ReviewMetabolism

Target acquired: Selective autophagy in cardiometabolic disease

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Sci. Signal.  28 Feb 2017:
Vol. 10, Issue 468, eaag2298
DOI: 10.1126/scisignal.aag2298

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GLOSS

The accumulation of damaged or excess proteins and organelles is a defining feature of cardiometabolic diseases such as diabetes, atherosclerosis, and heart failure. One way in which damaged components such as mitochondria, protein aggregates, or peroxisomes are degraded is through autophagy, a process in which a double-membrane vesicle encapsulates cargo and delivers it to the acidic lysosome for degradation. A diverse array of molecular mechanisms target the autophagic machinery specifically to damaged cargo and spare healthy components in a process called selective autophagy. Disruption of these processes leads to accumulation of unhealthy organelles, oxidative stress, inflammation, and disease progression. Conversely, stimulating the autophagy-lysosomal degradation system in disease states featuring overt accumulation of dysfunctional organelles provides an attractive avenue for therapies. In this Review, which contains 6 figures, 1 table, and 252 citations, we focus on emerging evidence and key questions about the role of selective autophagy in the cell biology and pathophysiology of cardiometabolic diseases.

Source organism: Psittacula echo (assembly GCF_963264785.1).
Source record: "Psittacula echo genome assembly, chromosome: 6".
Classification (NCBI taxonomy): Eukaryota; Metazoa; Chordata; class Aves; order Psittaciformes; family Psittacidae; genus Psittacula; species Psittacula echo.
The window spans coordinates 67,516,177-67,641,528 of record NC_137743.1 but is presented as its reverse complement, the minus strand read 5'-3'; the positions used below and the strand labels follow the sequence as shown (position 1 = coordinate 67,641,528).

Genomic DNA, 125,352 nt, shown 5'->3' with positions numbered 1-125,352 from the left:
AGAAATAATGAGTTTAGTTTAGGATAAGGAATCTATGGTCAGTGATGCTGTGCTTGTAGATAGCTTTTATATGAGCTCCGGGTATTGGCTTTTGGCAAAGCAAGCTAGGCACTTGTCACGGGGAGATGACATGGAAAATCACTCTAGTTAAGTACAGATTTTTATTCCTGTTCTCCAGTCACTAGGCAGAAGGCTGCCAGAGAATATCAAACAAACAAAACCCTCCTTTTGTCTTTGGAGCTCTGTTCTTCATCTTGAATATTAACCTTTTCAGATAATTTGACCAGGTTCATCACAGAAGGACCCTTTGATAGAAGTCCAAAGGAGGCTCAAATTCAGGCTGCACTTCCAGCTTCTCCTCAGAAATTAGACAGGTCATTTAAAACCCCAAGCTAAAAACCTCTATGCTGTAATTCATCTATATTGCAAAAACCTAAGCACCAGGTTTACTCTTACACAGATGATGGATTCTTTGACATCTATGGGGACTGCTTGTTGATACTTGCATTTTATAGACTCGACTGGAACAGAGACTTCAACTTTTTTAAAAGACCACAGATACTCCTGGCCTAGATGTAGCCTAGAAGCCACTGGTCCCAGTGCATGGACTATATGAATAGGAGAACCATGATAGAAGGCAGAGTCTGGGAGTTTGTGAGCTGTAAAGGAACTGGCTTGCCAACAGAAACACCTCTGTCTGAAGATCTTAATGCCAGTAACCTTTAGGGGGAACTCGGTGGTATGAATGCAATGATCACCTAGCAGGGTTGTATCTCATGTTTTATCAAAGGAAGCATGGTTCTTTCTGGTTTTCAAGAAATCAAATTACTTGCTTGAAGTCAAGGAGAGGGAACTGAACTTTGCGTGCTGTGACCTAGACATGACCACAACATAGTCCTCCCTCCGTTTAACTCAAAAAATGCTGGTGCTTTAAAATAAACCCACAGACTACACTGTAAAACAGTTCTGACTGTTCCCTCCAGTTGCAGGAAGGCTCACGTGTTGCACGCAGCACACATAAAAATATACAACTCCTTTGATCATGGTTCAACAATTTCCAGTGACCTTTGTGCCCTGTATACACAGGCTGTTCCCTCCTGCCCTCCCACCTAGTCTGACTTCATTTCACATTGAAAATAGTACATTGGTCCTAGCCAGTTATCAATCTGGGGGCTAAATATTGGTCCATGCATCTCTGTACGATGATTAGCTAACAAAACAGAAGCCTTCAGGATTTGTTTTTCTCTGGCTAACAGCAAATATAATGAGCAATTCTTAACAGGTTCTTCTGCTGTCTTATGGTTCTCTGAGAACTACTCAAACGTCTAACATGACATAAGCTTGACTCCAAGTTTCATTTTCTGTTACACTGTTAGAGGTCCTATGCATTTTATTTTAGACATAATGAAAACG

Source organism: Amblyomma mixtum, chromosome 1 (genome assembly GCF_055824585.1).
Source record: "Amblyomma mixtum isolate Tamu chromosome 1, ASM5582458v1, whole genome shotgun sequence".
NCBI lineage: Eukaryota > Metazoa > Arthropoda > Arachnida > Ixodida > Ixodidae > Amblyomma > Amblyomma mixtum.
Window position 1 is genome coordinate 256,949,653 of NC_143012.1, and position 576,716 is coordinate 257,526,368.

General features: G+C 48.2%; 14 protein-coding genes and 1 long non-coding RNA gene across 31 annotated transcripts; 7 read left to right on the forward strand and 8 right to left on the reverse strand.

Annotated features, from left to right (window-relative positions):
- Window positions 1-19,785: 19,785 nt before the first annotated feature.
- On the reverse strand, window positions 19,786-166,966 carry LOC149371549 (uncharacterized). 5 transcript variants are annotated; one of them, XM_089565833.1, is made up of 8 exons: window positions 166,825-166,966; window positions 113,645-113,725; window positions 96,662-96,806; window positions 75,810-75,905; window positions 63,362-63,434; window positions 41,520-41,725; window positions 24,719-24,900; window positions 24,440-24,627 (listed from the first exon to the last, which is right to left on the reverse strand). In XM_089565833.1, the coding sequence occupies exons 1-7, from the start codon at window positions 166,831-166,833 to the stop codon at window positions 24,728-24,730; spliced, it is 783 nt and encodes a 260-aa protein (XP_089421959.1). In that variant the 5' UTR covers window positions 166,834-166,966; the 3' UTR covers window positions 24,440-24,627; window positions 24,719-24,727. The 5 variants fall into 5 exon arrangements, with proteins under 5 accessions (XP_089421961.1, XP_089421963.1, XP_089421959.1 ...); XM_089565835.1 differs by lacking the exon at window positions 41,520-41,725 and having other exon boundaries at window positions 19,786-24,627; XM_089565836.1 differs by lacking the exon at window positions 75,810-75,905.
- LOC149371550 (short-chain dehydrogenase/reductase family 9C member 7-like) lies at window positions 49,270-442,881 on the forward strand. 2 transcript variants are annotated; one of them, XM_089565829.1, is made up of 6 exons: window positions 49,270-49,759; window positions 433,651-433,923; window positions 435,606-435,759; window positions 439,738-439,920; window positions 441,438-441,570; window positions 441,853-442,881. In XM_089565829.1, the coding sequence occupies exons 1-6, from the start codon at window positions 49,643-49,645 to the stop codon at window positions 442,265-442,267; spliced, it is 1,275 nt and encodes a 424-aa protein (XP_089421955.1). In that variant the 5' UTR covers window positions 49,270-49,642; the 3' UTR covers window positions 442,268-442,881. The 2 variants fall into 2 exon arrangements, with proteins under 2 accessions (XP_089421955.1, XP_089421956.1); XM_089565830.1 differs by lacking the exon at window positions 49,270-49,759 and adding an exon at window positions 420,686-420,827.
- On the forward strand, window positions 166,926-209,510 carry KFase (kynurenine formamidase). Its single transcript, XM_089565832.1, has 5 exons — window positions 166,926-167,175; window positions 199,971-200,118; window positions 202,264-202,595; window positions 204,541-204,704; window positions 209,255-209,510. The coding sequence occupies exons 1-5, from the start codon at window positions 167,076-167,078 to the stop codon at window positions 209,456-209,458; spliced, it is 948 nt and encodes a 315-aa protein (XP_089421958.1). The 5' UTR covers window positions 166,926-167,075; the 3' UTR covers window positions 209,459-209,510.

Abstract

The accumulation of damaged or excess proteins and organelles is a defining feature of metabolic disease in nearly every tissue. Thus, a central challenge in maintaining metabolic homeostasis is the identification, sequestration, and degradation of these cellular components, including protein aggregates, mitochondria, peroxisomes, inflammasomes, and lipid droplets. A primary route through which this challenge is met is selective autophagy, the targeting of specific cellular cargo for autophagic compartmentalization and lysosomal degradation. In addition to its roles in degradation, selective autophagy is emerging as an integral component of inflammatory and metabolic signaling cascades. In this Review, we focus on emerging evidence and key questions about the role of selective autophagy in the cell biology and pathophysiology of metabolic diseases such as obesity, diabetes, atherosclerosis, and steatohepatitis. Essential players in these processes are the selective autophagy receptors, defined broadly as adapter proteins that both recognize cargo and target it to the autophagosome. Additional domains within these receptors may allow integration of information about autophagic flux with critical regulators of cellular metabolism and inflammation. Details regarding the precise receptors involved, such as p62 and NBR1, and their predominant interacting partners are just beginning to be defined. Overall, we anticipate that the continued study of selective autophagy will prove to be informative in understanding the pathogenesis of metabolic diseases and to provide previously unrecognized therapeutic targets.

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